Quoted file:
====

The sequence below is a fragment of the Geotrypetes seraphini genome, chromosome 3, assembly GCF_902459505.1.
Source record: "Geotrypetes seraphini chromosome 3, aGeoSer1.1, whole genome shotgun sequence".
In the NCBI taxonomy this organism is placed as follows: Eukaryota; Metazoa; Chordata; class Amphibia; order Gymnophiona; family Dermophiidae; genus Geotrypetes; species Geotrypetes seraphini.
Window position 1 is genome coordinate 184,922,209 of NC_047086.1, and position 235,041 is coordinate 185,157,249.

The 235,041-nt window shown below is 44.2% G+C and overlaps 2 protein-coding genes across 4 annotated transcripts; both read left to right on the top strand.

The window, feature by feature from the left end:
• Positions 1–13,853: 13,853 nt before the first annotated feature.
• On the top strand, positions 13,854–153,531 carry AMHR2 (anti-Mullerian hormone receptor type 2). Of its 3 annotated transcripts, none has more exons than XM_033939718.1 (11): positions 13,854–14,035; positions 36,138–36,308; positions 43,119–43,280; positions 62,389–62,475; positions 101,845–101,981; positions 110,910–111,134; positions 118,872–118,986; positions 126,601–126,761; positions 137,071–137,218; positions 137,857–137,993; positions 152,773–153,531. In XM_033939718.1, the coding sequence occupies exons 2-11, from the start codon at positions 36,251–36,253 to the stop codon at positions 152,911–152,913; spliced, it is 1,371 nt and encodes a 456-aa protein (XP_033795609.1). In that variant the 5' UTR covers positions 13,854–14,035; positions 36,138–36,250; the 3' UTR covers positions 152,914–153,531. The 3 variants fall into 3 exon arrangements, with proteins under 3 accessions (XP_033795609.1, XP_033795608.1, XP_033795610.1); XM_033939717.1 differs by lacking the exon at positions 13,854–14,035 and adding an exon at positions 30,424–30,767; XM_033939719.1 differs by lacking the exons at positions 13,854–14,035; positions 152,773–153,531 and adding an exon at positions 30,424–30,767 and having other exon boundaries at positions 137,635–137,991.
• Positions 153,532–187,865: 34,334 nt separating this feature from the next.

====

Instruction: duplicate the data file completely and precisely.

The sequence below is a fragment of the Geotrypetes seraphini genome, chromosome 3, assembly GCF_902459505.1.
Source record: "Geotrypetes seraphini chromosome 3, aGeoSer1.1, whole genome shotgun sequence".
In the NCBI taxonomy this organism is placed as follows: Eukaryota; Metazoa; Chordata; class Amphibia; order Gymnophiona; family Dermophiidae; genus Geotrypetes; species Geotrypetes seraphini.
Window position 1 is genome coordinate 184,922,209 of NC_047086.1, and position 235,041 is coordinate 185,157,249.

The 235,041-nt window shown below is 44.2% G+C and overlaps 2 protein-coding genes across 4 annotated transcripts; both read left to right on the top strand.

The window, feature by feature from the left end:
• Positions 1–13,853: 13,853 nt before the first annotated feature.
• On the top strand, positions 13,854–153,531 carry AMHR2 (anti-Mullerian hormone receptor type 2). Of its 3 annotated transcripts, none has more exons than XM_033939718.1 (11): positions 13,854–14,035; positions 36,138–36,308; positions 43,119–43,280; positions 62,389–62,475; positions 101,845–101,981; positions 110,910–111,134; positions 118,872–118,986; positions 126,601–126,761; positions 137,071–137,218; positions 137,857–137,993; positions 152,773–153,531. In XM_033939718.1, the coding sequence occupies exons 2-11, from the start codon at positions 36,251–36,253 to the stop codon at positions 152,911–152,913; spliced, it is 1,371 nt and encodes a 456-aa protein (XP_033795609.1). In that variant the 5' UTR covers positions 13,854–14,035; positions 36,138–36,250; the 3' UTR covers positions 152,914–153,531. The 3 variants fall into 3 exon arrangements, with proteins under 3 accessions (XP_033795609.1, XP_033795608.1, XP_033795610.1); XM_033939717.1 differs by lacking the exon at positions 13,854–14,035 and adding an exon at positions 30,424–30,767; XM_033939719.1 differs by lacking the exons at positions 13,854–14,035; positions 152,773–153,531 and adding an exon at positions 30,424–30,767 and having other exon boundaries at positions 137,635–137,991.
• Positions 153,532–187,865: 34,334 nt separating this feature from the next.